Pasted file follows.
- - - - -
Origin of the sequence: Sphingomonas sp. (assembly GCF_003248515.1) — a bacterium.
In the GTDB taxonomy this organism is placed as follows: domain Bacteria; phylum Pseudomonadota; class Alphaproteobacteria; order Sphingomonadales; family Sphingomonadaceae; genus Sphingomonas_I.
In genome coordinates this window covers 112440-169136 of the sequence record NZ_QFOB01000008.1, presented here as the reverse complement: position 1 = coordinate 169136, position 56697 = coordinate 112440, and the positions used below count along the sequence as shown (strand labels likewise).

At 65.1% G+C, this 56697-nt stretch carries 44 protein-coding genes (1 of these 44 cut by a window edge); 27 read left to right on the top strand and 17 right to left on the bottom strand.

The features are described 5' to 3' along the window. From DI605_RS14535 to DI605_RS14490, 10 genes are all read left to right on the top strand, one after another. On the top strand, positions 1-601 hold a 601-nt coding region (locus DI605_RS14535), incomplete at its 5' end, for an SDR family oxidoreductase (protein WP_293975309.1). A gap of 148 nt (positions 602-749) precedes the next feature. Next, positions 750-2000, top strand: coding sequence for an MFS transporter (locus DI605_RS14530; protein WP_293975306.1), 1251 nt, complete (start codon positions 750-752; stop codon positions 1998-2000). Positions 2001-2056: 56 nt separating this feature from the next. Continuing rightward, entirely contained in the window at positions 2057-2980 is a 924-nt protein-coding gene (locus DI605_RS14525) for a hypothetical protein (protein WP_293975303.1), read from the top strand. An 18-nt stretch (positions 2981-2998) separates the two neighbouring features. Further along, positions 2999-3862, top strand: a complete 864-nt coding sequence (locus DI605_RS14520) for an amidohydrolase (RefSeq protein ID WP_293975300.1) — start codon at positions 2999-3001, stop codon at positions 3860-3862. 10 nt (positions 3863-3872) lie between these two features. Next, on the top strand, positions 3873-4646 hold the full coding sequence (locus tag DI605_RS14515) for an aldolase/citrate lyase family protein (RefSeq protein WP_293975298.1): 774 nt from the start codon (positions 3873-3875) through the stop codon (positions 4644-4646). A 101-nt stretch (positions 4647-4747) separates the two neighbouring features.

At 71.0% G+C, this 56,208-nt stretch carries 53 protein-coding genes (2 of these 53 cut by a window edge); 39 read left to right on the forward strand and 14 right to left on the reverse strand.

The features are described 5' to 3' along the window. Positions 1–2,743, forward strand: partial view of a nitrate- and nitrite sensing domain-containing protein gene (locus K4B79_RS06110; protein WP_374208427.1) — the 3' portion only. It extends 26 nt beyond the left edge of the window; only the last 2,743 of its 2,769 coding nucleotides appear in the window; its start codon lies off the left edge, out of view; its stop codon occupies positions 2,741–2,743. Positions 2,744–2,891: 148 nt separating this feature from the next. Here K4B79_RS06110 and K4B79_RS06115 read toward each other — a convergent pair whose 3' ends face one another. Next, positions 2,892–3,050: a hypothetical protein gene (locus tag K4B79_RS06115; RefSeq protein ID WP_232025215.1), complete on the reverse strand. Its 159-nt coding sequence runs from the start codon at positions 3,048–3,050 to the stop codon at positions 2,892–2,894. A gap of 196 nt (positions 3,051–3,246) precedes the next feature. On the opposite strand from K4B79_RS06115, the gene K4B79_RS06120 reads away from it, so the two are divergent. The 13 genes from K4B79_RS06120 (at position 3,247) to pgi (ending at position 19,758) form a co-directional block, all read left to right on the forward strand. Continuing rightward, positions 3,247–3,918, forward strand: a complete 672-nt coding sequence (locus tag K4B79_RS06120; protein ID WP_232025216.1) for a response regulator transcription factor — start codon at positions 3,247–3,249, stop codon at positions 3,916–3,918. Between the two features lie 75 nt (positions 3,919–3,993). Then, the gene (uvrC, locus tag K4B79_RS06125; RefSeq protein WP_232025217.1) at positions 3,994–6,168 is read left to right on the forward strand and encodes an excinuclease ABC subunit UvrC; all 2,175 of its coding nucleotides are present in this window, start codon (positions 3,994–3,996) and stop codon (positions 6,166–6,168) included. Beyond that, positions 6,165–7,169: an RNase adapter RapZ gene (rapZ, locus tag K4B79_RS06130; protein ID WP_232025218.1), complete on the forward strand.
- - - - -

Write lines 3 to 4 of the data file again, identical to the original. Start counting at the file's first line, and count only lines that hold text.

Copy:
In genome coordinates this window covers 112440-169136 of the sequence record NZ_QFOB01000008.1, presented here as the reverse complement: position 1 = coordinate 169136, position 56697 = coordinate 112440, and the positions used below count along the sequence as shown (strand labels likewise).

At 65.1% G+C, this 56697-nt stretch carries 44 protein-coding genes (1 of these 44 cut by a window edge); 27 read left to right on the top strand and 17 right to left on the bottom strand.